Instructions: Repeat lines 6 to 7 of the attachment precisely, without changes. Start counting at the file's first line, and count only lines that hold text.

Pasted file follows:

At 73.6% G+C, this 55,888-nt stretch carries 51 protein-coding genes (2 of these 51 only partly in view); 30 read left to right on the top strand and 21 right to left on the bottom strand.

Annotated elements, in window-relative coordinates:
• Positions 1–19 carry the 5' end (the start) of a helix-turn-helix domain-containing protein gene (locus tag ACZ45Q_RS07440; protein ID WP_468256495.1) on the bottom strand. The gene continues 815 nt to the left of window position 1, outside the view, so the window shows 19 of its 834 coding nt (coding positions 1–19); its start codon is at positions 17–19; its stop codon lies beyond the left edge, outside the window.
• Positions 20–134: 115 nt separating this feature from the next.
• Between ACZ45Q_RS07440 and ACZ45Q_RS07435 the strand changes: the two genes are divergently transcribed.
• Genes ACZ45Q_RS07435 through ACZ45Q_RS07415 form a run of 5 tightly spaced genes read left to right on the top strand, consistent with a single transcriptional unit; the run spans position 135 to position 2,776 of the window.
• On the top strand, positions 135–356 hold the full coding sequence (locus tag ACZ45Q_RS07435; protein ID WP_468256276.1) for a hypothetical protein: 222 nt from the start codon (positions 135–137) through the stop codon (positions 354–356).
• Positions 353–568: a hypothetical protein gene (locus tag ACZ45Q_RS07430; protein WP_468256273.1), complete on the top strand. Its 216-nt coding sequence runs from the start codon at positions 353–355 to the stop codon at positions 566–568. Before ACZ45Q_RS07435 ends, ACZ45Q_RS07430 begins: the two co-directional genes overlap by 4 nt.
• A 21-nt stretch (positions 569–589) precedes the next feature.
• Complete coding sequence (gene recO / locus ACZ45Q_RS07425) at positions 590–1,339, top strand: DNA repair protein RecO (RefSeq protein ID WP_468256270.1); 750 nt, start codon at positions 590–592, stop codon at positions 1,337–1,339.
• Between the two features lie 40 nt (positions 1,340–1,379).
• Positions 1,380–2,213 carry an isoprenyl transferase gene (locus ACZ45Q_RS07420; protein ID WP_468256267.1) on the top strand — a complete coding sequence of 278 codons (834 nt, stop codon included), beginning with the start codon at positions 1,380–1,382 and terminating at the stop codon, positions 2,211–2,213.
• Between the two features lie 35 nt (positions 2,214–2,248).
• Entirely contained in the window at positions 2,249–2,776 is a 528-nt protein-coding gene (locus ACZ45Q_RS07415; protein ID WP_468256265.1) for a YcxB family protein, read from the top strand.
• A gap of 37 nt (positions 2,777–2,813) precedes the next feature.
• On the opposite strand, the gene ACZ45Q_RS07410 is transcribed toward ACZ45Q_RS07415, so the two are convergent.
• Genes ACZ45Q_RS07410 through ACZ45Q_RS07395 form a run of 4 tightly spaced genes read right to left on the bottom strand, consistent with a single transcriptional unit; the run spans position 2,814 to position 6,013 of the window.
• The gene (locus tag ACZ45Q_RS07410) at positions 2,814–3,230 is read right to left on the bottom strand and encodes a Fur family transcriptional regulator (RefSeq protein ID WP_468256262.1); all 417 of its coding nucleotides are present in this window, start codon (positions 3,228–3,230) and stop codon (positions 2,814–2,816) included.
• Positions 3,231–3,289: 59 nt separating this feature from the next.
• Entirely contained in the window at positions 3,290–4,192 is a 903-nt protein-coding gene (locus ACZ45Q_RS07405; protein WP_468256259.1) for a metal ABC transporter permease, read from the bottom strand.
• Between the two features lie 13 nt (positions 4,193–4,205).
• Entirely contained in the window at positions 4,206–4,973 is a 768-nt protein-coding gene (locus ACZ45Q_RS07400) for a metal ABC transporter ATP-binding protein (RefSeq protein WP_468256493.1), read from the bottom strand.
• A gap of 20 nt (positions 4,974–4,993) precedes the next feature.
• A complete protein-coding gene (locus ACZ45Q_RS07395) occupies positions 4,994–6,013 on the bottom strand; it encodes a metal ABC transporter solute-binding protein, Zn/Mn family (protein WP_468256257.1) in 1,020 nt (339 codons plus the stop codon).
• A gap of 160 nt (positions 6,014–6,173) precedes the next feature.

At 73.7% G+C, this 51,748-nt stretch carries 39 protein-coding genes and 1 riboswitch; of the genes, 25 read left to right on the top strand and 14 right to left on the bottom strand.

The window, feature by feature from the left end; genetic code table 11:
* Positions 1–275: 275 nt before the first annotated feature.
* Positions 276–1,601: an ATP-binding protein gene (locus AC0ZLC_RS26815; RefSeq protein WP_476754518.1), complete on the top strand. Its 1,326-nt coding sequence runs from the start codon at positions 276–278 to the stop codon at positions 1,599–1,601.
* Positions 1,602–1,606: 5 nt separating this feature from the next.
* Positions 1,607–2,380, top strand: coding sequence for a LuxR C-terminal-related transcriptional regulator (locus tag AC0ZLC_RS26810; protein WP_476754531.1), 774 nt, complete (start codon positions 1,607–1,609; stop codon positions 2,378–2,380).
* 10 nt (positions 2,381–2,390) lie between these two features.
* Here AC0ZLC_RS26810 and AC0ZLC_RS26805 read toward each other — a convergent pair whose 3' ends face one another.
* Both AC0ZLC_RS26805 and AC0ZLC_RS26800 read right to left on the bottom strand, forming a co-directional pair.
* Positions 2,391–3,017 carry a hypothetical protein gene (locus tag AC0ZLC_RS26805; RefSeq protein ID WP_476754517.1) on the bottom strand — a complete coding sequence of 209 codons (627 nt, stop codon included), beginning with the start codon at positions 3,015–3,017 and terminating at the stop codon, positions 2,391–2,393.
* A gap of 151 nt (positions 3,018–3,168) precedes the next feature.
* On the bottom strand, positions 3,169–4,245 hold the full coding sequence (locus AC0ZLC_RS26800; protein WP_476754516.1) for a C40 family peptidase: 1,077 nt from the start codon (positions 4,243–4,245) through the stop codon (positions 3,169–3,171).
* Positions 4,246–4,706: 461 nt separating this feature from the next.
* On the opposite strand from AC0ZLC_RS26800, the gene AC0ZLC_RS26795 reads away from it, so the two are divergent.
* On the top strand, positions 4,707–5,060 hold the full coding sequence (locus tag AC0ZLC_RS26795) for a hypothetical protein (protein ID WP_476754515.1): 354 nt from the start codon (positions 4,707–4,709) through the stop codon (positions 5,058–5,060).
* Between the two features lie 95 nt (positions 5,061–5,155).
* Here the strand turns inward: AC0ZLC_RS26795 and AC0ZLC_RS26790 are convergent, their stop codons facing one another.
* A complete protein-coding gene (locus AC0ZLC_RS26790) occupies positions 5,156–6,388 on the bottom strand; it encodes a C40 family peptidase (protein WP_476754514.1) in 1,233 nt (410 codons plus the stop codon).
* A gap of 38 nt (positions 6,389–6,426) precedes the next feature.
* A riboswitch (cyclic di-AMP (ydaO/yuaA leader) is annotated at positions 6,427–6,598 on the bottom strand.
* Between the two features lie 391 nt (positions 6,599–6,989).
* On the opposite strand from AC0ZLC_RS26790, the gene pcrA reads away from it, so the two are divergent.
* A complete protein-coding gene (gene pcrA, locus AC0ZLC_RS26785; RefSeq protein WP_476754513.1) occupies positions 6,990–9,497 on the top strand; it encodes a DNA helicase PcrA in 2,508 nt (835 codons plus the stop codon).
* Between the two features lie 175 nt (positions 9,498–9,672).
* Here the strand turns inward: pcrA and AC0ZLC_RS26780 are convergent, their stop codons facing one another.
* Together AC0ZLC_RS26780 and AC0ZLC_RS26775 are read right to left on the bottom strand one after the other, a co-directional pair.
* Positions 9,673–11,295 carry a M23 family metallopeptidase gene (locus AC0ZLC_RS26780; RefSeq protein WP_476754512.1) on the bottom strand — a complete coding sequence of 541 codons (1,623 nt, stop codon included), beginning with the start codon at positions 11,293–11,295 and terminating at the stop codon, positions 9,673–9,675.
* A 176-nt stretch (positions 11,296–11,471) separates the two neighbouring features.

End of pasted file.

• Genes ACZ45Q_RS07435 through ACZ45Q_RS07415 form a run of 5 tightly spaced genes read left to right on the top strand, consistent with a single transcriptional unit; the run spans position 135 to position 2,776 of the window.
• On the top strand, positions 135–356 hold the full coding sequence (locus tag ACZ45Q_RS07435; protein ID WP_468256276.1) for a hypothetical protein: 222 nt from the start codon (positions 135–137) through the stop codon (positions 354–356).